And then there was Paul. He wasn’t close to any of the people who’d been taken, but he’d still felt it was his duty to volunteer because he’d been an officer back on the ship. Like anyone gave a shit about that anymore. “I’m the only one of us who’s been east of here,” Paul had argued—loudly, of course. “I know the terrain, I know the challenges. I got my people from there to here, I can get these people from here to there.”

Bellamy wanted to slip away without much fanfare. The quieter, the better. He heaved his pack over his shoulders, and for a brief, foolish moment, thought about picking Clarke’s up for her. But then he pictured the flash of indignation that would light up her green eyes and thought better of it. She was a thousand times tougher than he was anyway. He shook Max’s hand, nodded at Rhodes, and started to head across the tree line, when he heard Paul clear his throat.

“Here we are. The brave eight, walking into danger because it’s the right thing to do. We don’t know what we’re going to find at the end of this road, but I know…” He pressed a fist to his heart, jaw clenched. “I have faith that we will overcome it and bring our friends home. When my dropship landed and everyone was consumed with worry and despair, do you know what I said to them? I said—”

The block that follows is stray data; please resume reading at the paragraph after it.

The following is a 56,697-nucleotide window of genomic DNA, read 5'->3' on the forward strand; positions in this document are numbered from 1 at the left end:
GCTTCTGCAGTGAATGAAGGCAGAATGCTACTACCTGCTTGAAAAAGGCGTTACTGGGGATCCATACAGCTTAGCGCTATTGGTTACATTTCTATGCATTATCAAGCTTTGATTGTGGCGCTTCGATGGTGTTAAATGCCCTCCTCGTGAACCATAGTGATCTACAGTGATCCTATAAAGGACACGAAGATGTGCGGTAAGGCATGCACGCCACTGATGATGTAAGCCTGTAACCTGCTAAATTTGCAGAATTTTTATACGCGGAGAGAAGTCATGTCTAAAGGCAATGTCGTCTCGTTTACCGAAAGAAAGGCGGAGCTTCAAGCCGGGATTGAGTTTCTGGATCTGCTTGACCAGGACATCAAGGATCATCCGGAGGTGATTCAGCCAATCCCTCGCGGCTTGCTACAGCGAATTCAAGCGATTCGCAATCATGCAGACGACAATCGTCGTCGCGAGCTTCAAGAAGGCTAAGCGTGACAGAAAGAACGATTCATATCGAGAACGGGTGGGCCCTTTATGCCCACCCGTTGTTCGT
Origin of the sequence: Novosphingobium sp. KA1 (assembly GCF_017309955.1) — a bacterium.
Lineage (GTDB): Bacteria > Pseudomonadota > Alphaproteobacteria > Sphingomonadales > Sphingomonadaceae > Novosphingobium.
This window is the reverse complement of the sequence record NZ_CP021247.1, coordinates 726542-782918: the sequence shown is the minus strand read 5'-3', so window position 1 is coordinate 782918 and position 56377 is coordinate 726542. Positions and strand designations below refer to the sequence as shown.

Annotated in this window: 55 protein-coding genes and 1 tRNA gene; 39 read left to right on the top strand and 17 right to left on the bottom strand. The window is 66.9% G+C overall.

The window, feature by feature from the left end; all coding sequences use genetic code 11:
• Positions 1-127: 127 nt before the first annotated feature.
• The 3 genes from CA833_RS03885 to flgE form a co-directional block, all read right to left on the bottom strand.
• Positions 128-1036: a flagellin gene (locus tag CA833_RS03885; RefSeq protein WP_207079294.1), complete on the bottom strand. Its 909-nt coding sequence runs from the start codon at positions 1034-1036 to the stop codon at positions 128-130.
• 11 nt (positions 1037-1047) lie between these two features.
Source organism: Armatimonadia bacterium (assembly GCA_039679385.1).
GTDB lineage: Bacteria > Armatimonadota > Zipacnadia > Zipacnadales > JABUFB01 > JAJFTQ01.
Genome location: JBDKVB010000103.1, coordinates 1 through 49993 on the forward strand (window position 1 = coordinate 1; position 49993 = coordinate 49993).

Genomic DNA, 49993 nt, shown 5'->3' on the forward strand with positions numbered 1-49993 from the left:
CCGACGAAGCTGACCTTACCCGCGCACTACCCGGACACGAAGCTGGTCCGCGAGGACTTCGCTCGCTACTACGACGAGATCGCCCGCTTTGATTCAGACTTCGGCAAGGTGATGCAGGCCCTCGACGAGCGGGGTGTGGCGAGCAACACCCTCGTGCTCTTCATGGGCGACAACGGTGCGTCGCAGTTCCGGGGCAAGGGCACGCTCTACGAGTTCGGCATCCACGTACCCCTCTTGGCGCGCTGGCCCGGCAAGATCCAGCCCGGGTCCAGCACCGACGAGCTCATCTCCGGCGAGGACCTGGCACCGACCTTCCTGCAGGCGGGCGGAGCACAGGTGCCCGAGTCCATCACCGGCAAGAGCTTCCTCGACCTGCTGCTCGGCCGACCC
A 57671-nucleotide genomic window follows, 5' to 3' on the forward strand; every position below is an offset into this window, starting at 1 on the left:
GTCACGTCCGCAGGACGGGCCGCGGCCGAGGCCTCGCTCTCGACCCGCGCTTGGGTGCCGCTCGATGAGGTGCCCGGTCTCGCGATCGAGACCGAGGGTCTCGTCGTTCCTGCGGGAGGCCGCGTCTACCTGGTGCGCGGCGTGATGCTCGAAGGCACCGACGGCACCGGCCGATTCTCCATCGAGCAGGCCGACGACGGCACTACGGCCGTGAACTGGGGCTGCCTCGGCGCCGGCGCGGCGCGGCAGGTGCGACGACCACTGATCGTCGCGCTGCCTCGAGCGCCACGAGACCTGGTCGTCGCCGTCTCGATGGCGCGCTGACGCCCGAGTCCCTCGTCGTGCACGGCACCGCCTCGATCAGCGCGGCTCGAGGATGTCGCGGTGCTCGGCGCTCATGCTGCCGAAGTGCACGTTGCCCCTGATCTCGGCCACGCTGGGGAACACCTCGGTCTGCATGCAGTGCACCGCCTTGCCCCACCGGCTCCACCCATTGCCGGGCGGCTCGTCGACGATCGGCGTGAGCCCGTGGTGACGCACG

“Let’s save the end of that fascinating anecdote for later, Paul,” Bellamy cut in. “It’s time to head out.”

Paul shook his head. “We can’t just head into the woods willy-nilly. We need to march in formation.”

“Formation?” Bellamy repeated, willing his blood to stop boiling.

“It’s how we do it in the guard corps. Here’s what I suggest: I take the advance position, in case we run into trouble. Everybody else pairs up behind me.”

“We’re an even number,” Bellamy said dryly. “There aren’t enough of us to pair—”

“I know that,” Paul said quickly. “Luke takes the rear, protecting the flank.”

“This is ridiculous,” Bellamy said, no longer trying to hide his anger. He counted off on his fingers. “For one thing, Luke taking the flank is a terrible idea.” He glanced at Luke with an apologetic wince. “No offense, man, but your leg isn’t healed yet. You’ll lag with that limp.” He turned back to Paul. “And second, no way you should lead. Do you know how to follow a nearly dead track through a forest, day and night? Do you know what to look for? The way grass bends from a foot hitting it versus a hoof? The way rocks show mud when they’ve been overturned? Is that something you’re familiar with?”


Paul stayed silent, his mouth clenched shut.

Bellamy nodded. “It doesn’t have to be me.” He pointed to Cooper, Vale, and Jessa. “They’ve got even more experience hunting than I do. But I’m telling you right now, it makes zero sense for you to be the guy in front. You’ll lead us around in circles.”

“Circles?” Paul’s voice had lost some of its cheeriness. “Might I remind you that I was a senior officer back on the ship? I think that entitles me to a little respect, especially from someone who—”